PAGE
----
Despite his short tenure at the University of Washington, he remained a loyal Husky and gave the school stock in the water company, Buetow said.

In fact, most proceeds from the liquidation of company’s assets will go to the university for a new “Rodal Scholarship,” to be set up for students hailing from Bainbridge Island.

“He left college,” Buetow said, “but he always had a soft spot in his heart for UW.”

Private to public

Sale of the water company to the Kitsap Public Utility District brings together two venerable local institutions.

Kitsap voters approved formation of the PUD in 1940, with a goal of providing electrical power around the county. Those plans were rendered moot by the onset of World War II, which brought considerable activity to the Bremerton Navy yard and utility improvements to surrounding areas.

In the early 1960s – still without any utility systems to manage – the PUD undertook several studies of the county’s water resources, beginning a focus on education and conservation issues that the organization continues to this day.

The district finally began providing water service in the 1970s, after assuming control of several small private systems.

Three decades later, the PUD owns about 50 water systems with 8,700 residential and business accounts countywide, and provides “satellite management” or technical support for more than 100 other systems. It has also ventured into the telecommunications arena, with plans to develop a fiberoptic cable “backbone” throughout the county.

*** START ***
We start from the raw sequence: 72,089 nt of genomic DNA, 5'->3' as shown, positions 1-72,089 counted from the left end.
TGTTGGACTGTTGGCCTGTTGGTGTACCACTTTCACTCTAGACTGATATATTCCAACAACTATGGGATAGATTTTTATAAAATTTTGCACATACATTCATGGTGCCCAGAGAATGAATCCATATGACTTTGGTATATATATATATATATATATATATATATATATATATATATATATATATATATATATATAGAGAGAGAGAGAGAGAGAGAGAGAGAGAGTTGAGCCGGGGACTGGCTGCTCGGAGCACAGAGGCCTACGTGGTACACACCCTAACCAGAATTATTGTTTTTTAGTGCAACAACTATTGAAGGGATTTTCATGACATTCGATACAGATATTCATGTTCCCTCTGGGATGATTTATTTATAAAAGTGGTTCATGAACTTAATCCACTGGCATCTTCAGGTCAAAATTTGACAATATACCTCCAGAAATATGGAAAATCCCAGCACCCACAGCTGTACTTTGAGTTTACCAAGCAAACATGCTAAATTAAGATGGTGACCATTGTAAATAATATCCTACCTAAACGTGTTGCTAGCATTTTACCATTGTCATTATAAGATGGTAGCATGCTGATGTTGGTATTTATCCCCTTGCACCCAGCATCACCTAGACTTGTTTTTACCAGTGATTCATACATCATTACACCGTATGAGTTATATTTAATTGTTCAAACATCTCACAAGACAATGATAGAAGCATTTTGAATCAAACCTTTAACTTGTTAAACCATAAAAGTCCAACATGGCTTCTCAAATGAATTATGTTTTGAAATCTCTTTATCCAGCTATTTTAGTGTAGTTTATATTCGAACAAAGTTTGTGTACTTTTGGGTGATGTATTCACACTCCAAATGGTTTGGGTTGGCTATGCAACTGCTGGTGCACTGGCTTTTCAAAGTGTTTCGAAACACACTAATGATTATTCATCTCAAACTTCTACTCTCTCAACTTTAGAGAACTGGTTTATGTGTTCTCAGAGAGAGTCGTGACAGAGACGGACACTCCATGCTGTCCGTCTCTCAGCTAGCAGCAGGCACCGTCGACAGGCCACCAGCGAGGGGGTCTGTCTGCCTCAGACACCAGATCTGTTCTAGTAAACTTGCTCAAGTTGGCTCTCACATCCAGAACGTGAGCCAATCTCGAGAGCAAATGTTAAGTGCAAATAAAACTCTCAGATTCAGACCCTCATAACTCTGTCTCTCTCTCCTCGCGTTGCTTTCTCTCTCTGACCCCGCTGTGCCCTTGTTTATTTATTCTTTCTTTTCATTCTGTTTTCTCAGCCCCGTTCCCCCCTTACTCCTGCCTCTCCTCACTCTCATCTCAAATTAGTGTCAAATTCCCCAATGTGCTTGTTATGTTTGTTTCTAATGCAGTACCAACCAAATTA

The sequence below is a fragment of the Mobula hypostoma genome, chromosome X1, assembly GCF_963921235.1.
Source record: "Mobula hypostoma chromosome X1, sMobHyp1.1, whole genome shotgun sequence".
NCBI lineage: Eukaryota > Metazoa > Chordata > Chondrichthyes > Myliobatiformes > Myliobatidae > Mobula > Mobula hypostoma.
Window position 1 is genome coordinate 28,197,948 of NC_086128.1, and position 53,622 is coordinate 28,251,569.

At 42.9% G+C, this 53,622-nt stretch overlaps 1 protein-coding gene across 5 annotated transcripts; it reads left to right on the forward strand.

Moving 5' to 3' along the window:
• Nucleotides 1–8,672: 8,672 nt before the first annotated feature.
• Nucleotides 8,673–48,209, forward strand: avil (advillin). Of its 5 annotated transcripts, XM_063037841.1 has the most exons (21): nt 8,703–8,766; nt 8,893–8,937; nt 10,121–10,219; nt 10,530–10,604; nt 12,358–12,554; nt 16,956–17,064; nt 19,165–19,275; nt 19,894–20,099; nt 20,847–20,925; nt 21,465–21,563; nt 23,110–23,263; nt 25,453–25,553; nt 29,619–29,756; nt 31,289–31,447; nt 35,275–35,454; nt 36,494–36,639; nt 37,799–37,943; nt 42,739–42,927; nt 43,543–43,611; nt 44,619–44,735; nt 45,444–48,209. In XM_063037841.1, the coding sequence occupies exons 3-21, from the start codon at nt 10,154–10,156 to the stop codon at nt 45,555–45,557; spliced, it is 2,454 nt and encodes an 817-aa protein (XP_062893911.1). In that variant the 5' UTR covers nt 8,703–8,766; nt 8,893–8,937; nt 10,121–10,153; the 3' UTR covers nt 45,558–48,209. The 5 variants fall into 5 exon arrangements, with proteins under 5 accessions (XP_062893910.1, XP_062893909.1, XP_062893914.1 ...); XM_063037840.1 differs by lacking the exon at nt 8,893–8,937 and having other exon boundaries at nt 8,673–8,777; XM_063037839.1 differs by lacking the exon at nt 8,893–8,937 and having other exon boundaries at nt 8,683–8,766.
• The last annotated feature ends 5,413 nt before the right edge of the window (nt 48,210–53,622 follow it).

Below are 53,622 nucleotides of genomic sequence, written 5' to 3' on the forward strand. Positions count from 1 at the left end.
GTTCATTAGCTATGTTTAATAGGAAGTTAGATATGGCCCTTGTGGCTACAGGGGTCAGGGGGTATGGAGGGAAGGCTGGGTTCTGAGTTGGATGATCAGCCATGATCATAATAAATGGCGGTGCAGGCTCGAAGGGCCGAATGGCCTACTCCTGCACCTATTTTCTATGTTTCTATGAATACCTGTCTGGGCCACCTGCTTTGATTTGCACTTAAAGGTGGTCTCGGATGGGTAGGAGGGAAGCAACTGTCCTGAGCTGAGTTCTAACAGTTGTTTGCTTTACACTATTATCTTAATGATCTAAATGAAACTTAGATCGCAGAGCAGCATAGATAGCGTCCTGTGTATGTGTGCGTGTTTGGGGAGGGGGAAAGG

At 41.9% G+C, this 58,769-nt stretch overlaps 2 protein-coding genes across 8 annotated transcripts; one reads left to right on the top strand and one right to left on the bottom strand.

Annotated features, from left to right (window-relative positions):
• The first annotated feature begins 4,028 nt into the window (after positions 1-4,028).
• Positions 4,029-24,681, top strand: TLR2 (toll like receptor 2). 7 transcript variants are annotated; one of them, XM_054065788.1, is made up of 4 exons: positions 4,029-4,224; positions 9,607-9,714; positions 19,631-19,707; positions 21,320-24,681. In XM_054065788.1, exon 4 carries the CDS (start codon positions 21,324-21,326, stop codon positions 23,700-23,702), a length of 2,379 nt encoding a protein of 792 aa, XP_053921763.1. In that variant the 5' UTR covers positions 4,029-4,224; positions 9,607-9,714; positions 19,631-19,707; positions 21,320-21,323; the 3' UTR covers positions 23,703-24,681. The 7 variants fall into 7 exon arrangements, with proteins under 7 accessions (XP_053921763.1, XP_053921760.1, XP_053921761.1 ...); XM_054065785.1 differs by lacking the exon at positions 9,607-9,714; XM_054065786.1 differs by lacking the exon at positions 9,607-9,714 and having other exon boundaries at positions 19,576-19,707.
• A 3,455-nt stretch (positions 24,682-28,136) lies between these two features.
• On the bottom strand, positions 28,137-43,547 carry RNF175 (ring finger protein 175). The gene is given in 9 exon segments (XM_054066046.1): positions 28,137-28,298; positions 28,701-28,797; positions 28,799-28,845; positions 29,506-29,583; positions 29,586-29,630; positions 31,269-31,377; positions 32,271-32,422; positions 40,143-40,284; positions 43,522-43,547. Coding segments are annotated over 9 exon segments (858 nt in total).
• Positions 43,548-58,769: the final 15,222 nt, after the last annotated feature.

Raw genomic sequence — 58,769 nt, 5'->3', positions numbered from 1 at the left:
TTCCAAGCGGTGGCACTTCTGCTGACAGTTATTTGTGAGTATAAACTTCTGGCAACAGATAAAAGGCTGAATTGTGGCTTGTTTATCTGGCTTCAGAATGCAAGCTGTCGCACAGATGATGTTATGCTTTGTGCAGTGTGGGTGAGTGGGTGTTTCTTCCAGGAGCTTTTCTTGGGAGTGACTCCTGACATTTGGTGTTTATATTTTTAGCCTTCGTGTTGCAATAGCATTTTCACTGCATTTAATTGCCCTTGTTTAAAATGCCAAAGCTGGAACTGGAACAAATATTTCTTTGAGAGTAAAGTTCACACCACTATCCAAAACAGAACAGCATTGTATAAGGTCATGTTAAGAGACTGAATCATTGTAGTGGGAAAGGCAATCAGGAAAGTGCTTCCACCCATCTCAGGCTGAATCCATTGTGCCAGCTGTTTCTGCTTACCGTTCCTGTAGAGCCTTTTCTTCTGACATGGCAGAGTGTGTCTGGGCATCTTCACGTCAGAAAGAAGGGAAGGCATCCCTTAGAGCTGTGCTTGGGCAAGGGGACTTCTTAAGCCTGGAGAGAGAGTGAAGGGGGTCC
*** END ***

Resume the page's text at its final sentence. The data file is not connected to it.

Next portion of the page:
North Bainbridge Water Company officers had been readying their system for sale for several years prior to Rodal’s death, and had been courted by other private operators looking for investments around the country.

After deciding a sale to a local purveyor would be best for customers, the company approached the PUD. Buetow cited the district’s stable rates, technical expertise and “history of strong customer service.”

“The PUD has a great deal of experience and talent in managing water systems,” Buetow said. “I believe they’re one of the best organizations in the state.”

Mike Koepke, utility operations manager for the PUD, said district officials were impressed by the state of the water system after recent upgrades. Acquiring the system suited the PUD’s philosophy of keeping control of utilities local, he said.

“If you have a problem, you’re not calling New Jersey or New Mexico,” Koepke said. “You can call right here, and talk to the gentleman you voted for.”

PUD water rates are not subject to approval by state regulators, but as elected officials, the board has incentive to keep customers happy.

In fact, PUD customers are now seeing their first rate hike since 1996. The district has maintained a lower base rate than North Bainbridge, and even with a surcharge for planned improvements, Koepke said the district’s new island customers should see their bills decrease slightly.

“If we do this right, they will see no change, except where the bill goes and the rate structure,” he said.

Buetow noted that as a private, for-profit concern, the company’s business decisions have always been made internally.

With its sale, she said, the community will have a say in operations through its representation on the PUD board.

“Water is a public resource,” she said, “and who better to manage it than the public?”